Britain’s dead-heat election ‘down to the wire’ on polling day

Britain’s dead-heat election ‘down to the wire’ on polling day

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Britons went to vote on Thursday in the tightest election for decades; one that could cause government gridlock, push the world’s fifth-largest economy closer to leaving the European Union and stoke a second attempt by Scotland to break away.Final opinion polls showed Prime Minister David Cameron’s Conservatives and Ed Miliband’s opposition Labour Party almost in a dead heat, indicating neither will win enough seats for an outright majority in the 650-seat parliament.“This race is going to be the closest we have ever seen,” Miliband told supporters in Pendle, northern England, on the eve of the vote. “It is going to go down to the wire.”Cameron said only his Conservatives could deliver strong, stable government: “All other options will end in chaos.”The Conservatives portray themselves as the party of jobs and economic recovery, promising to reduce income tax for 30 million people while forcing through further spending cuts to eliminate a budget deficit still running at 5 percent of GDP.Labour says it would cut the deficit each year, raise income tax for the highest 1 percent of earners and defend the interests of hard-pressed working families and Britain’s treasured but financially stretched National Health Service.”I think Labour is best for the good of the whole country. The Conservatives have cut spending too much,” said student Abi Samuel at a polling station in Edinburgh’s well-heeled New Town.Retiree Robert McCairley said it had been a messy campaign.”What disappoints me is that there was too much on the National Health Service, hospitals and schools but not enough on the deficit – no one showed us the figures,” he said.If neither party wins an overall majority, talks will begin on Friday with smaller parties in a race to strike deals.That could lead to a formal coalition, like the one Cameron has led for the past five years with the centrist Liberal Democrats, or it could produce a fragile minority government making trade-offs to guarantee support on key votes.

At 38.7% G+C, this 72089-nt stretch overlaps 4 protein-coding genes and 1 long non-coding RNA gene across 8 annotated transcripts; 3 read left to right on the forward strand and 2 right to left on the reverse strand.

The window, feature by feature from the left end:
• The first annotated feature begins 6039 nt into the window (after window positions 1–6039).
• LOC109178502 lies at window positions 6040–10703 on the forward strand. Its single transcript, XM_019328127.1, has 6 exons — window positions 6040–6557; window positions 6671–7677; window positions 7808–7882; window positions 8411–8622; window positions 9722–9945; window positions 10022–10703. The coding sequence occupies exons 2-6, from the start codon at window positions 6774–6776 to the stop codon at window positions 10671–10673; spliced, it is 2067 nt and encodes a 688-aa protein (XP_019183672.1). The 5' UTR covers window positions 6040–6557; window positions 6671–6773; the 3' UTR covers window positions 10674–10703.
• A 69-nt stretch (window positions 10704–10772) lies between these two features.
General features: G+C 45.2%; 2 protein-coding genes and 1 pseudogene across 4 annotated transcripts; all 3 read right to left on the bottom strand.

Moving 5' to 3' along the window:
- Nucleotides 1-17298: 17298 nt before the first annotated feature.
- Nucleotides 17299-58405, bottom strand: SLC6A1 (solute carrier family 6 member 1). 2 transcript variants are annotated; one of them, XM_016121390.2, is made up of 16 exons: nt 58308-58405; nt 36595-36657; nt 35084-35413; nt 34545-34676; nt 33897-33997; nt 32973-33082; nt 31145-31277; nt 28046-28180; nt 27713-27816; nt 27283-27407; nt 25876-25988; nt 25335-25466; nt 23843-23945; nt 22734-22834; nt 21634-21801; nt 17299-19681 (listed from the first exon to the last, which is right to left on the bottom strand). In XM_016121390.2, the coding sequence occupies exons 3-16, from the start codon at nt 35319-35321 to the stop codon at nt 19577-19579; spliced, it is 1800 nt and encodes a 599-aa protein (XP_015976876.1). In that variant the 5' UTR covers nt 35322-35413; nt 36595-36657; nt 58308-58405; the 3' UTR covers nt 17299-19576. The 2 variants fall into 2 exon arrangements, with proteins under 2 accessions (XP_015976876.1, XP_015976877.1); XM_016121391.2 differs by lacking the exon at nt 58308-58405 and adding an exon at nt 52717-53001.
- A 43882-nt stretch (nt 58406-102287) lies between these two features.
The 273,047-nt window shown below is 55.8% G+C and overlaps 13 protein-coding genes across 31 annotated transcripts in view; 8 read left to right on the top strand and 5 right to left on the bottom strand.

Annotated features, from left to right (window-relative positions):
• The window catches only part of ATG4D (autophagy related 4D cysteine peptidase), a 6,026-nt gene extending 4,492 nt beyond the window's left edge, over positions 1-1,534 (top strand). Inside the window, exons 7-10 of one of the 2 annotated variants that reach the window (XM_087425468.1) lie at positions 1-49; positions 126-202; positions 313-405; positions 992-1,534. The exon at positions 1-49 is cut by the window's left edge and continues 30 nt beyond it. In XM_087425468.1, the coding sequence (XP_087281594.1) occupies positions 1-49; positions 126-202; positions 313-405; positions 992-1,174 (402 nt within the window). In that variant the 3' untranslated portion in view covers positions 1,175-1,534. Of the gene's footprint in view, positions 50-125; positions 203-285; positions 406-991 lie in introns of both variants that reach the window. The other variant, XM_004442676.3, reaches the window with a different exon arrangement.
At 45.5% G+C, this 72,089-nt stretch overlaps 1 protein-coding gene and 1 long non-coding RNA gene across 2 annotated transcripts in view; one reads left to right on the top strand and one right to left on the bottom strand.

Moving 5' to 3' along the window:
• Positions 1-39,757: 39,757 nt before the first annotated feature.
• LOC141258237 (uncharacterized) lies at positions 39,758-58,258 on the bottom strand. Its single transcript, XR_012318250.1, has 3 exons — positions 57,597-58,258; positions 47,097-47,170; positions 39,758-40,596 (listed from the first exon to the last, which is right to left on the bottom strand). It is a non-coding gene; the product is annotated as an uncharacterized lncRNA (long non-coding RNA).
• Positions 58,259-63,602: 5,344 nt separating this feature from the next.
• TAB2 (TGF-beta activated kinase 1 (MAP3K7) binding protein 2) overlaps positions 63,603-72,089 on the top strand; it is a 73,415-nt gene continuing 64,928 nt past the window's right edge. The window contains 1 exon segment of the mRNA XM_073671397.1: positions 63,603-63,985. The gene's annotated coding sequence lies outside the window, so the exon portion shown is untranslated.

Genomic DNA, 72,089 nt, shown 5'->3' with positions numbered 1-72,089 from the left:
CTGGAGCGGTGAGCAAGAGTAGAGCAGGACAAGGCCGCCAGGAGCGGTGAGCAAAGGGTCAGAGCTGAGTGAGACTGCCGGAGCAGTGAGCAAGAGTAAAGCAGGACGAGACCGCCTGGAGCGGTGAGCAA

British top share index fell to a near one-month low althoughelection jitters failed to translate into any significant sell-off. The two main parties have been neck-and-neck in opinion polls for months.The pound was slightly weaker but the short-term cost of protection against swings in the pound jumped to multi-year highs.”What is important to us is clarity as soon as possible,” Andrew Witty, chief executive of GlaxoSmithKline, Britain’s sixth-largest company by market value, told reporters.

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